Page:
“Instead of being just a church that welcomes and receives by keeping the doors open, let us try also to be a church that finds new roads, that is able to step outside itself and go to those who do not attend Mass, to those who have quit or are indifferent. The ones who quit sometimes do it for reasons that, if properly understood and assessed, can lead to a return. But that takes audacity and courage.”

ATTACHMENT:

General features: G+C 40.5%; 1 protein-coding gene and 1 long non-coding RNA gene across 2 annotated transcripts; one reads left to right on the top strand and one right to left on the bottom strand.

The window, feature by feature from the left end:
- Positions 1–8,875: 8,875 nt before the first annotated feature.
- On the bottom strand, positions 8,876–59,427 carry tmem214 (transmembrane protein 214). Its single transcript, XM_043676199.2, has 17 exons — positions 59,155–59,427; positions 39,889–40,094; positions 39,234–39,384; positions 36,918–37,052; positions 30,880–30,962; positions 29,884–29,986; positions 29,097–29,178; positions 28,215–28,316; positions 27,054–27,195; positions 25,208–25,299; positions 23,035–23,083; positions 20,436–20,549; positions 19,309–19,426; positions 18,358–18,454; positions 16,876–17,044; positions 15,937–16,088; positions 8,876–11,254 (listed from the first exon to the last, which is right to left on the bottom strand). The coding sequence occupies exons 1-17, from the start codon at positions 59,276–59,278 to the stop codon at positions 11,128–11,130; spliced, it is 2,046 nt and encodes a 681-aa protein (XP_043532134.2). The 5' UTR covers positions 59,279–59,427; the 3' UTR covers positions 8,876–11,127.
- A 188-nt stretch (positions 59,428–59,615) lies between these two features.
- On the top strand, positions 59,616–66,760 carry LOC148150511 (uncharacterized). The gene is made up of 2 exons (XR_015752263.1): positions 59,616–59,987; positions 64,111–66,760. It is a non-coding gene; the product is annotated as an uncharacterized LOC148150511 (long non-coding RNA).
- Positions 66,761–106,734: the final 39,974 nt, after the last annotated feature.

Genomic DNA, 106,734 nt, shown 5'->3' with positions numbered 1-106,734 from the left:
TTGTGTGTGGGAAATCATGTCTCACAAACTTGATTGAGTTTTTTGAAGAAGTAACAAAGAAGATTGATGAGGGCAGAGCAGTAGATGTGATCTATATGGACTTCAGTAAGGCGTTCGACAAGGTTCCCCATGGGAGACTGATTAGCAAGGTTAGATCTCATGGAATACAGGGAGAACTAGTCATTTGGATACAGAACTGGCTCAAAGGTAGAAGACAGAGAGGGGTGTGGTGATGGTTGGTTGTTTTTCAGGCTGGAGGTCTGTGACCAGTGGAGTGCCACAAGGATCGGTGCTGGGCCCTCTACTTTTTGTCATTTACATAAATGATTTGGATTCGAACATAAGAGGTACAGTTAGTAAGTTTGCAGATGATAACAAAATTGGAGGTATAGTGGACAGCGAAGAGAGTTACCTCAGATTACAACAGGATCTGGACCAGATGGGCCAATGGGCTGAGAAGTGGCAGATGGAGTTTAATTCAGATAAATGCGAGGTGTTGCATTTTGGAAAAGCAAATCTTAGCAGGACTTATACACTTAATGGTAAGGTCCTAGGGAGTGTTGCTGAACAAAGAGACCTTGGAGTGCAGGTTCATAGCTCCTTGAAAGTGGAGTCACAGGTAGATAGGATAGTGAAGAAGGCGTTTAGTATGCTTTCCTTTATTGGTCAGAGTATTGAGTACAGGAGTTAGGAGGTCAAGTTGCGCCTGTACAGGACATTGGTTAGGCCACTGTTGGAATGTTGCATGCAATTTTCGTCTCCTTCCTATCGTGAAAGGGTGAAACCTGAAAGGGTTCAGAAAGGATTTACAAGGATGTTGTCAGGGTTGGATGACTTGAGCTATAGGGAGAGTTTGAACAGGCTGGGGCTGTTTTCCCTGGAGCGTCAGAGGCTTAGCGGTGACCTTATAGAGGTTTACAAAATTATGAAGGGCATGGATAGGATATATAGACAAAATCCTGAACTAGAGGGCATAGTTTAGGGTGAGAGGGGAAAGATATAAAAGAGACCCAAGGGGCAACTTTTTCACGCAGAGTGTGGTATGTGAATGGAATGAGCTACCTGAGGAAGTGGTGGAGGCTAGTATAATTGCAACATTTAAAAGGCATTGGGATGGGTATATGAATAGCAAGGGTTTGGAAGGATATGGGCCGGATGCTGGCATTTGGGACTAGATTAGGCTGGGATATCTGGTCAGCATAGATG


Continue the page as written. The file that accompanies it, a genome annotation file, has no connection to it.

My previous blog on Pope Francis garnered a lot of attention and comments, much of it critical. I think this is mainly because I refuse to perceive Francis in the colors the world would like to paint him: as either a liberal or a conservative. For, I believe these labels have no place in the Church; where you are truly a Catholic or you are not. But, I went back to the entire interview and reread it. This time, the above section stuck out to me. On this point, I think the Holy Father has said volumes. First off, specifically in my own life, as a person who was once involved in homosexuality and the most deviant sub-cultures of humanity, I have never felt that the Church went particularly out of its way to welcome me back. Now, how did I come to sense that lack of hospitality? Well, the first place a sinner, if they were ever Catholic, usually goes back to – is the Confessional. As a teenager, just beginning to question my sexuality, my experiences in confession were horrendous. In hindsight, these priests were sorrowfully malformed and tragically disconnected from the Truth. They all told me to embrace my “orientation,” only, in the era of AIDS, to be careful. At that point, what they said hardly mattered. I suppose it was my last gasp before sliding into hell. It didn’t help. By the time I was 19, I had made my first gay porn film. The furthest thing from my mind was the Church. I had a new god and new temples in the worlds of sex and within the environs of San Francisco and The Castro. Here, I found acceptance, and what I thought was love. For a decade, I never thought of the Church. By the Power of the Holy Spirit, even though Satan had abandoned me, and I was being carried away to damnation, the light of Mercy from Our Lord Jesus Christ somehow reignited in my conscious. The first thing I did – I went to Confession. By another action of Grace, I knew of a solidly Catholic priest in a nearby parish. As a formerly possessed person, I instinctively recognized who the Faithful priests were. Sadly, during the 1990s, I had come across some trolling Catholic religious in the gay bars and discos; yet, never thought a thing about it. Now, as satan trembled inside me, I was face to face with the incredible authority of God’s healing power. In the interview, the Pope understands this significance: “the ministers of the church must be ministers of mercy above all. The confessor, for example, is always in danger of being either too much of a rigorist or too lax. Neither is merciful, because neither of them really takes responsibility for the person. The rigorist washes his hands so that he leaves it to the commandment. The loose minister washes his hands by simply saying, ‘This is not a sin’ or something like that.” The priest I spoke with that day – did all this. As I found out later, he had received about the best formation and religious education the Church could offer. And, like the Holy Father, he was expressly devoted to Our Lady. He articulated the gravity and seriousness of what I had done, but, at the same time, was filled with joy that I had returned. It felt good. Sadly, not everyone has access to such noble and stalwart priests; as I receive letters from men daily that have been led astray by priests who simply do not uphold the basic teachings of the Church. On that front, these priests, and those they influence do nothing to help their gay brothers and sisters, since they see them as not in need of help. They simply allow them to stew in their corruption and overwhelming sense of loss. On the other end, though their numbers are much smaller, are clerics, paid-talking heads, and professional Catholics, and their followers, who endlessly extoll the evils of promiscuity and homosexuality, but, rarely, if ever, offer a gesture of kindness. For them, it’s about intellectual prestige and rote rhetoricism that never dips into real human action or charity. For this, we must pray. And, chiefly, for a bountiful harvest of good and loyal seminarians and priests, who have “courage.” As they are ministers of the Lord’s Sacraments; we must support and sacrifice for the holy ones, who are often persecuted, and make even more reparations of those who have been deceived.